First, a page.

To use it, you long-press the button until the camera app opens. Then, you press again to take a quick photo, or if you hold in the button again your phone begins recording a video. As soon as you let go, it stops recording. 

I’ve only had the battery case for a couple of days, but I’m starting to get used to reaching for the camera button instead of using the lock screen camera shortcut — or even navigating to the home screen and tapping on the camera icon to launch my camera. 

The ability to take a quick video with just a couple presses of a button is something parents will surely love. I was able to catch some fun clips of my kids at a trampoline park over the weekend because I didn’t have to fiddle with switching camera modes. 

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Image: Jason Cipriani/ZDNet

Peace of mind

If you’re a frequent traveler or really hard on your iPhone’s battery, the Smart Battery Case makes a ton of sense. At $129, it’s not cheap, but it’s also tightly integrated into iOS as is evident by the new camera button. Knowing that I can go for two days on a single charge is reassuring for business trips or even personal vacations. The last thing I want to worry about while in a different city is having to charge my phone.

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Best Black Friday 2019 smartphone deals

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Now is the time to pick up that Google Pixel 4 or 4 XL

We review the latest smartphones when they are released, but that doesn’t mean that you should purchase one of these new phones on the release date. A bit of patience on your part can turn into hundreds of dollars in savings as we now see Google and Samsung offering compelling discounts during Black Friday.

Also: More Black Friday deals at CNET

There are plenty of good deals on unlocked phones that you can use on your carrier of choice, but also check your preferred carrier since there are often sales and discounts when you activate phones on that carrier. Make sure to also check out other great tech deals in the ZDNet best of Black Friday post.

Smartphones today are commonly priced from $600 to more than $1,000, so if you can save $100, $200, or more, then you can use those savings to purchase cases, wireless headphones, screen protectors, and cables.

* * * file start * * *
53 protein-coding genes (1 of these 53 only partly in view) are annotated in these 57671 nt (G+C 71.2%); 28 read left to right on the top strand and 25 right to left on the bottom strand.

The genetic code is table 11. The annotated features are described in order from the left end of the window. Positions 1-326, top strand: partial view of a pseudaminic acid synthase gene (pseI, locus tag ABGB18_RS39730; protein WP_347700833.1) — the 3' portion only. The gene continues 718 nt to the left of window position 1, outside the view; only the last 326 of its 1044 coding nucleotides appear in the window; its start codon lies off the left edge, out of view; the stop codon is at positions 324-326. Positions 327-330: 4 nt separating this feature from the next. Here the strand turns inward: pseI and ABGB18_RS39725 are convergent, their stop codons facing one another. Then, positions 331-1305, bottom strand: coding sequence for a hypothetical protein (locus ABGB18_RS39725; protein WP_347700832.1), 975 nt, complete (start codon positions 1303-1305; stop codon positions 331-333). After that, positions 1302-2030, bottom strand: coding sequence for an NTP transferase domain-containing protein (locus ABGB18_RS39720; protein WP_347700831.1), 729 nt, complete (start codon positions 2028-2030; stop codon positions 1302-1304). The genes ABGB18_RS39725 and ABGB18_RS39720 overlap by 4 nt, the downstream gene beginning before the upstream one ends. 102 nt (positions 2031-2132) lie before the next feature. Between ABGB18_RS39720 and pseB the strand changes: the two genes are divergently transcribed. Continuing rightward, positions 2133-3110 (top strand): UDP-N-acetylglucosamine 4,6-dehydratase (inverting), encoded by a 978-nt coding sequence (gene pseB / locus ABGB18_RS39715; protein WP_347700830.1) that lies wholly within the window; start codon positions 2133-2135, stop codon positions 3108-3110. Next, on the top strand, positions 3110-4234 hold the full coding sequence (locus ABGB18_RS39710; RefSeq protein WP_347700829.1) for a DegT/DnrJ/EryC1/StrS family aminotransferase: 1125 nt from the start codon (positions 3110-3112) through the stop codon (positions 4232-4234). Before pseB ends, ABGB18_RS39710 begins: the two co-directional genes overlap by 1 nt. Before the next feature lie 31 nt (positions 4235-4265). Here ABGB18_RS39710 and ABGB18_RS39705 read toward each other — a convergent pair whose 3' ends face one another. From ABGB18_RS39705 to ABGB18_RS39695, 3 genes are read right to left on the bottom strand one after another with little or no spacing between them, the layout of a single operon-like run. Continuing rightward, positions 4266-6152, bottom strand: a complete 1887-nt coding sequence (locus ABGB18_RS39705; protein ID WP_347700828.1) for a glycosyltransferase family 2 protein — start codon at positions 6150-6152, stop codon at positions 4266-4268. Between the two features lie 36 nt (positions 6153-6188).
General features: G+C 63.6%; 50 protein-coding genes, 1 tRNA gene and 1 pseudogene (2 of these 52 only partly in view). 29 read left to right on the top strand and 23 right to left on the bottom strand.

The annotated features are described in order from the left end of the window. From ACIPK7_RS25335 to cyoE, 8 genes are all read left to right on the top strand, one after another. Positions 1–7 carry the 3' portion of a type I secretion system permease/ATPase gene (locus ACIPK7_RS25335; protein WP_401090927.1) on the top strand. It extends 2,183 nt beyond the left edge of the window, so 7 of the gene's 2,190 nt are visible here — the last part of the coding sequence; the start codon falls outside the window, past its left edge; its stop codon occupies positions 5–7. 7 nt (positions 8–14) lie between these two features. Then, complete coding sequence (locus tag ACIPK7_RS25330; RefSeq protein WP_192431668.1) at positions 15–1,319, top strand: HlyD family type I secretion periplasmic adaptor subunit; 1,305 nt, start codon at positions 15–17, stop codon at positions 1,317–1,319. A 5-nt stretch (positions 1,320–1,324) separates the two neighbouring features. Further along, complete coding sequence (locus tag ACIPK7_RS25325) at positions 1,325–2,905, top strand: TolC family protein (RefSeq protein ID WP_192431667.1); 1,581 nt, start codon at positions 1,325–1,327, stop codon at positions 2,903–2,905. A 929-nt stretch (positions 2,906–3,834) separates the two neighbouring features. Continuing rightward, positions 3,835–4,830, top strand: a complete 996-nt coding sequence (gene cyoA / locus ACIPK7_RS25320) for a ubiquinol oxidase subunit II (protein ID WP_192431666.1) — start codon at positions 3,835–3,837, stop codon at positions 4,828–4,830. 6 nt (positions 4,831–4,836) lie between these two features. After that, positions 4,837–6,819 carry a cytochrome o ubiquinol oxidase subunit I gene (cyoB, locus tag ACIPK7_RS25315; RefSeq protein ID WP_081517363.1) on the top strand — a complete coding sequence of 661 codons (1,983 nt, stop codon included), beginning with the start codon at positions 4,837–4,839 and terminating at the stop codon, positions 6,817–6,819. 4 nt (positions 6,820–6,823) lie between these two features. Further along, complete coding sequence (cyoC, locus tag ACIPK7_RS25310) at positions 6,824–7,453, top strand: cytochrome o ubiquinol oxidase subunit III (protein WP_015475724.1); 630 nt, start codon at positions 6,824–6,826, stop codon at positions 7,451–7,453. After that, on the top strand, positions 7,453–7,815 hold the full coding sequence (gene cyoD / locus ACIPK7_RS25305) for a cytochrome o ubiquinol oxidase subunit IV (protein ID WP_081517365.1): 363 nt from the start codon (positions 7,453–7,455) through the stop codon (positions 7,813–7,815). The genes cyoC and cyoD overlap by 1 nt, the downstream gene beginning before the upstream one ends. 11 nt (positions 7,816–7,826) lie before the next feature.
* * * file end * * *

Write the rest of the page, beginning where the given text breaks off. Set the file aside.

Black Friday 2019: Best smartphone deals

Disclosure: ZDNet may earn a commission from some of the products featured on this page.

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Google Pixel 3a and 3a XL ($100 off)

Google shifted its smartphone strategy a bit this year by offering up two value-priced devices as the Google Pixel 3a and 3a XL (see the full ZDNet review). These two phones have some mid-level internal specifications but retain the amazing camera performance found in the more expensive flagship models.

These two Android phones launched at a starting price half that of the Pixel 3 models, $399, and with this Black Friday offer you can shave off another $100 and gift someone one of the best cameraphones ever for just $300.

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Jason Cipriani/ZDNet

Google Pixel 4 and 4 XL ($200 off)

The Google Pixel 4 and 4 XL were released just over a month ago, and if you are interested in Google’s latest smartphones, you should always wait a month to see what Google offers up for Black Friday. The new Google Pixel 4 and 4 XL $200 discount started before Black Friday so you can get your new phone at a great savings right now.

Google’s smartphones continue to set the bar for smartphone photography and offer phones that are assured of getting the latest major software and monthly Android security updates on a timely basis. Check out the full ZDNet reviews of Pixel 4 and Pixel 4 XL to help you with your purchase decision.

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Samsung Galaxy S10 models ($200 off, free Galaxy Buds with some models)

The Samsung Galaxy S10 models were released earlier this year, but remain one of the best smartphone options available today. Four models make up the S10 lineup, including the Galaxy S10e, S10, S10 Plus, and S10 5G. Samsung is offering $200 off on each model, with models priced over $339.99 also including a free pair of Galaxy Buds ($129.99 value).